TRADE. A contract by the seller of a printing press, purchased for a certain use, not to sell similar presses to be used in the same way, is not invalid as in restraint of trade.
[Ed. Note.-For cases in point, see vol. 11, Cent. Dig. Contracts, § 542.]
2. SAME-ACTION FOR BREACH-DEFENSESNECESSITY OF PLEADING.
Under Rev. Laws, c. 173, § 27, providing that the answer shall state each fact intended to be relied on in avoidance of the action, the defense that the contract sued on was void, because in violation of Anti-Trust Law, July 2, 1890, c. 647, 26 Stat. 209 [U. S. Comp. St. 1901, p. 3200], is not available unless pleaded. [Ed. Note.-For cases in point, see vol. 39, Cent. Dig. Pleading, §§ 1237, 1261, 1263, 1288.] 3. CORPORATIONS CONTRACTS RIGHT ΤΟ PLEAD ULTRA VIRES-ESTOPPEL. A corporation organized to manufacture and sell printing presses cannot, after having
An assignment of all corporate property, including choses in action, by a corporation to its successor, conveyed a right of action for breach of a contract, but without a special provision to that effect, or the consent of the other party, did not convey rights growing out of fiduciary relations between the parties created by provisions of the contract giving the assignor certain rights as to the profits of other contracts.
[Ed. Note.--For cases in point, see vol. 12, Cent. Dig. Corporations, §§ 2310, 2311.] 5. EQUITY-REFERENCE REOPENING CASEDISCRETION OF MASTER.
The hearing of further evidence by a master after objections to the report have been heard is within the master's discretion.
[Ed. Note.-For cases in point, see vol. 19, Cent. Dig. Equity, § 892.]
Where the order referring a case to a master does not require him to report the evidence, objections as to the sufficiency of the proof to warrant certain findings are not tenable.
[Ed. Note. For cases in point, see vol. 19, Cent. Dig. Equity, § 911.]
7. APPEAL-HARMLESS ERROR-ADMISSION OF
In an action for breach of contract, defendant is not prejudiced by the admission of evidence as to a measure of damages not adopted by either master or the court.
[Ed. Note. For cases in point, see vol. 3, Cent. Dig. Appeal and Error, § 4154.] 8. DAMAGES-BREACH OF CONTRACT.
Where printing presses adapted to a certain use were sold under an agreement by the seller not to sell similar presses to any one else to be used for the same purpose, the buyer, on breach of the restrictive agreement, was entitled to recover the difference between the value of the presses as protected by the restriction and their market value as affected by the breach of the agreement.
[Ed. Note. For cases in point, see vol. 15, Cent. Dig. Damages, § 302.]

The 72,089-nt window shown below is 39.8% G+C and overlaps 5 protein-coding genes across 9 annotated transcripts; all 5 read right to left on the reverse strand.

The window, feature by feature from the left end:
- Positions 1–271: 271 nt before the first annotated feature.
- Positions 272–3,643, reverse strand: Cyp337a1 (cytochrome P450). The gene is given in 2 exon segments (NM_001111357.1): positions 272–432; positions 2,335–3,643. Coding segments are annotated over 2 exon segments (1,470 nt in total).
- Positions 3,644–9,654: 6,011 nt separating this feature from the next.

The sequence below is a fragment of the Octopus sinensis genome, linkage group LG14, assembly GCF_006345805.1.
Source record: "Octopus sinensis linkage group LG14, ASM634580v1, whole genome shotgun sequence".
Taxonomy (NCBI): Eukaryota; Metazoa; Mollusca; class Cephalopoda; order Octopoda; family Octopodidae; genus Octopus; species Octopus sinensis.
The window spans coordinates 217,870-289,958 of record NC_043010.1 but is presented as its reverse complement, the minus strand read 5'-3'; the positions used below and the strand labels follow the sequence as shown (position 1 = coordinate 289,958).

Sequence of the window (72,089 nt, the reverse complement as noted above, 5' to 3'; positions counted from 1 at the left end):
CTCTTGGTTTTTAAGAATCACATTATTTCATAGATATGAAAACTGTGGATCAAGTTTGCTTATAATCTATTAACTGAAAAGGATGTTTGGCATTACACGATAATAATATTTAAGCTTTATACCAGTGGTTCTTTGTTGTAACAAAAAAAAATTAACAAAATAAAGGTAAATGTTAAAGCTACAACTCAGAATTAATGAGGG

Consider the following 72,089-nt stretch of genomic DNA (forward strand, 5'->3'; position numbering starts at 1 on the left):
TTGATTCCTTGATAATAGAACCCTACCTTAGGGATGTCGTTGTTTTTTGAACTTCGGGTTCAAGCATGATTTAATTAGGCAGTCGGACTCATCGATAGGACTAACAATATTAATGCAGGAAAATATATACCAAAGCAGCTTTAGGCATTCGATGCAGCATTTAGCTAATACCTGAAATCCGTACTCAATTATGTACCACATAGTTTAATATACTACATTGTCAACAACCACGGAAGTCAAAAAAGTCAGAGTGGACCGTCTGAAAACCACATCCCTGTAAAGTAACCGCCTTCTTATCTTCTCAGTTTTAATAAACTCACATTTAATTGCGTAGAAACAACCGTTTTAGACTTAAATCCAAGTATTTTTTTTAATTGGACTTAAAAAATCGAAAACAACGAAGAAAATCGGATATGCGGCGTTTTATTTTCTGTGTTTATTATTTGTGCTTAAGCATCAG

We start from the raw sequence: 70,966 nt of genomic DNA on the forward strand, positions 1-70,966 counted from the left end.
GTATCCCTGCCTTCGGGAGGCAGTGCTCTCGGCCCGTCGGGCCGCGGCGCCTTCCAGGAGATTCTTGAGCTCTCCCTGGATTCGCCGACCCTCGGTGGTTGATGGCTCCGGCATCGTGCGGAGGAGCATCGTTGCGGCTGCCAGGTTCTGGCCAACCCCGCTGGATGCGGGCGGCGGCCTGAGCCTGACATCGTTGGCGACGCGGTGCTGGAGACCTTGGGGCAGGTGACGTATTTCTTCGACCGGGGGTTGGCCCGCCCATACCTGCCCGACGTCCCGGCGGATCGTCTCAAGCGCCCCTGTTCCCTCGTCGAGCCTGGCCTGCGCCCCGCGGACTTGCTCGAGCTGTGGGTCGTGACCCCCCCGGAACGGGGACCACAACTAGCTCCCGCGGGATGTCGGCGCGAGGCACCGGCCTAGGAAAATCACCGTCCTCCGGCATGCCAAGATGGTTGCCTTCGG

9. SAME-INTEREST ON RECOVERY.
In an action for breach of a contract by a seller of machinery not to sell similar machinery to others, the buyer was entitled to interest on the amount of the recovery from the date of the breach.
[Ed. Note. For cases in point, see vol. 15, Cent. Dig. Damages, § 141.]
10. SAME-RECOVERY AGAINST PERSON JOINTLY LIABLE.
Machinery was sold by defendant to plaintiff under an agreement not to sell similar machinery to any one else. This agreement was violated, and plaintiff sued the defendant, and brought action in another state against the purchaser. The latter action was compromised by the payment of a sum of money to plaintiff. Held, that this was a partial satisfaction, which must be deducted from the amount of plaintiff's recovery against defendant. 11. PARTIES-INTERVENTION-RIGHT TO INTER
In an action by a corporation on a cause of action assigned to it by its predecessor, the
plaintiff contended through many years of litigation that it was entitled to recover certain damages growing out of the breach of the contract on which suit was brought. After a holding that this contract was unassignable, and plaintiff not entitled to recover the particular damages claimed, and after the appointment of a receiver for defendant, plaintiff's predecessor sought to intervene. Held, that leave to intervene was properly denied.
[Ed. Note.-For cases in point, see vol. 37, Cent. Dig. Parties, § 69.]
Appeal from Superior Court, Suffolk County.
Action by the New York Bank Note Company against the Kidder Press Manufacturing Company. The action was referred to a master, and from a decree overruling exceptions to the master's report, and affirming it, awarding plaintiff damages and directing the payment of the same out of certain funds in court, the receivers of the defendant corporation appeal. Modified and affirmed.
Moulton, Loring & Greenhalge, for appellants. E. P. Lyon, I. R. Clark, and G. F. Ordway, for appellee New York Bank Note Co. Victor J. Loring, for appellee Kidder Press Mfg. Co.